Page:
Kurt Vonnegut's 1961 novel, Mother Night, dealt with the questions he tackled later in his more widely read novel, Slaughterhouse-Five. Questions of war, morality, and the 20th century stand front and center in both works. Vonnegut's like the mad professor enticing you into his office and then proceeds to rip apart the fabrics of your belief system.
Mother Night's protagonist, Howard W. Campbell, is an American native who has spent most of his adult life in Germany. He's well known in the German theater as a crowd pleasing, apolitical playwright. While Campbell feels some antipathy towards the Nazis, he also acknowledges they are just "people after all." Before the war, he is approached by an American spy who recruits him to provide information to the Allies. In time, Campbell rises to the top in Goebbels' propaganda ministry by way of his radio broadcasts endorsing the Nazi philosophies of racism and paranoia.
Throughout the book, Vonnegut often vears into meta-fictional asides. In one instance he summarizes Campbell's play, A Nation of Two, which imagined a couple in wartime Germany who put all their politics aside and pledge loyalty to nobody (or idea) but their love towards each other. If only things were that simple. For the world Vonnegut paints, there's no middle ground between embracing a cause and standing completely outside of it. During the Second World War any thinking person faced the temptation to stand back and scoff at fascism, communism, and democracy with equal amounts of cynical resignation. But only if one had the luxury of distance. No matter what we do or don't do; history's footsteps have a way of catching up.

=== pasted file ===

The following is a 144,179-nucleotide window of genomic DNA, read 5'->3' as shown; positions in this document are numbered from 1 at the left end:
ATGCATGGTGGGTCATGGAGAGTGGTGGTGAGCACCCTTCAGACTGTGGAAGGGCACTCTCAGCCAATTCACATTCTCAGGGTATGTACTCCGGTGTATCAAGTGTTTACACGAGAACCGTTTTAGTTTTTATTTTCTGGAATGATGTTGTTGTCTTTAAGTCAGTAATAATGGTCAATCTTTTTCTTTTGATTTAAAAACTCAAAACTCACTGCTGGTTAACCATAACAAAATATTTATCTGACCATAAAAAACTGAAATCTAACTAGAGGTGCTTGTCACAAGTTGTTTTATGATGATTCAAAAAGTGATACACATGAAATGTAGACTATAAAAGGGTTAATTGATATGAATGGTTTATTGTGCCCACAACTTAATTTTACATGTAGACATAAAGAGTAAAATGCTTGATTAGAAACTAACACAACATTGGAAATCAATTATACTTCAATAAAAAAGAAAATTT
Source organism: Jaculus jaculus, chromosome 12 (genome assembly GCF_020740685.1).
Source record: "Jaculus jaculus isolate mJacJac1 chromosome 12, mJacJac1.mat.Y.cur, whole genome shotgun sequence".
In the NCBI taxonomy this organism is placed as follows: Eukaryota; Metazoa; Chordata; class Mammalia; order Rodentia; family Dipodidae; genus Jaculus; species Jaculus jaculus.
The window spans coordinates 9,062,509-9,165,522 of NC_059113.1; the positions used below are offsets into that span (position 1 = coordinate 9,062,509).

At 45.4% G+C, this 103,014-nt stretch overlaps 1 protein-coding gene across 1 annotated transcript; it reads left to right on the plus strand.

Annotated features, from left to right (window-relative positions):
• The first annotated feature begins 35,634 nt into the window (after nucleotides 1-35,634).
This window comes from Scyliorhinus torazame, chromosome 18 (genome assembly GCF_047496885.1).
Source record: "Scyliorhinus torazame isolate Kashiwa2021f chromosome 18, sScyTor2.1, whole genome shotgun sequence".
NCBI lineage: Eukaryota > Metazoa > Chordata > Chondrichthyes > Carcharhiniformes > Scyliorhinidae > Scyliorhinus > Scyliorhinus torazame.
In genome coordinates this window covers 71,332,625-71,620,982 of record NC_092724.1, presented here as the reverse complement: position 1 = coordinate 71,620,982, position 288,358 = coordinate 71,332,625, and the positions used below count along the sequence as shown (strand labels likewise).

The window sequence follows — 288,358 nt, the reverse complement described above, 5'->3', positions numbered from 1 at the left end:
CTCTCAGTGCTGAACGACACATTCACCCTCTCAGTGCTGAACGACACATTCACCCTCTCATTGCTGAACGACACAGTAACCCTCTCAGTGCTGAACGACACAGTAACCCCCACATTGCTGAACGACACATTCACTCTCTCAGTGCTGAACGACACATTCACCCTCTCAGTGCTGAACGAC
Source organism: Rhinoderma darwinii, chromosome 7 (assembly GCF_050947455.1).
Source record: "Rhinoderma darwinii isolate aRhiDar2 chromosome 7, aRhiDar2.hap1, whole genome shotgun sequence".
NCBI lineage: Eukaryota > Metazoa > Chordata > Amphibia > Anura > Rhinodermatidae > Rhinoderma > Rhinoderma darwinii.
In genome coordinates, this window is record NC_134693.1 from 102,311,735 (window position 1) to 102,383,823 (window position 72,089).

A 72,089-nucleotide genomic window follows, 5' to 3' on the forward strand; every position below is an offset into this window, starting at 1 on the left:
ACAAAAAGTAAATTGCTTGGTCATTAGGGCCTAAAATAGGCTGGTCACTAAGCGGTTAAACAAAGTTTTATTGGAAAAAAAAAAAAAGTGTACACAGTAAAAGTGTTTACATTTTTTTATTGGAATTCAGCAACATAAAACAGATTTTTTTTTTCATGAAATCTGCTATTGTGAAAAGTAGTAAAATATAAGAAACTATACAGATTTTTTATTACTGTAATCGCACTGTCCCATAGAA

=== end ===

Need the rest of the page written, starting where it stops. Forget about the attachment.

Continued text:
When intellectuals try to rationalize war you know some bad stuff is about to go down. Ezra Pound invented modernism and championed the careers of many great writers, but also evangelized for Mussolini. Ivy League educated WASPS masterminded the Vietnam War. Or think of all the tracts written to justify the "War on Terror" with titles likes "The End of Evil." Even Albert Einstein, one of the greatest spokesman for peace, had a part in creating the A-bomb. Modern history thrives on moral relativity and that's an issue, possibly the most worthwhile, for 21st century literature to take up.
Mother Night begs many questions: What is the use of art? Does being "cultured" make you a moral person? A better person? Not really, I believe Vonnegut would say. There's something Fascistic about making grand all embracing statements about anything whether one be critic, historian, or philosopher.
Campbell's belief in art fails him at every turn as the Nazis use him to espouse an aesthetic of purity and hatred. Art did not prevent the holocaust nor did love prove enough to save Campbell's loved ones. As Vonnegut wrote, "The hare of history once more overtakes the tortoise of art" (261). Nazi propaganda helped Germans rationalize their crimes against humanity. As part of the "spin" machine, Campbell can never distance himself from the moral ambiguities of his world. In the end, Who are we anyway? The identity by which the world knows us? Or what we believe to be the truth in our minds? Haunting, Haunting, questions. .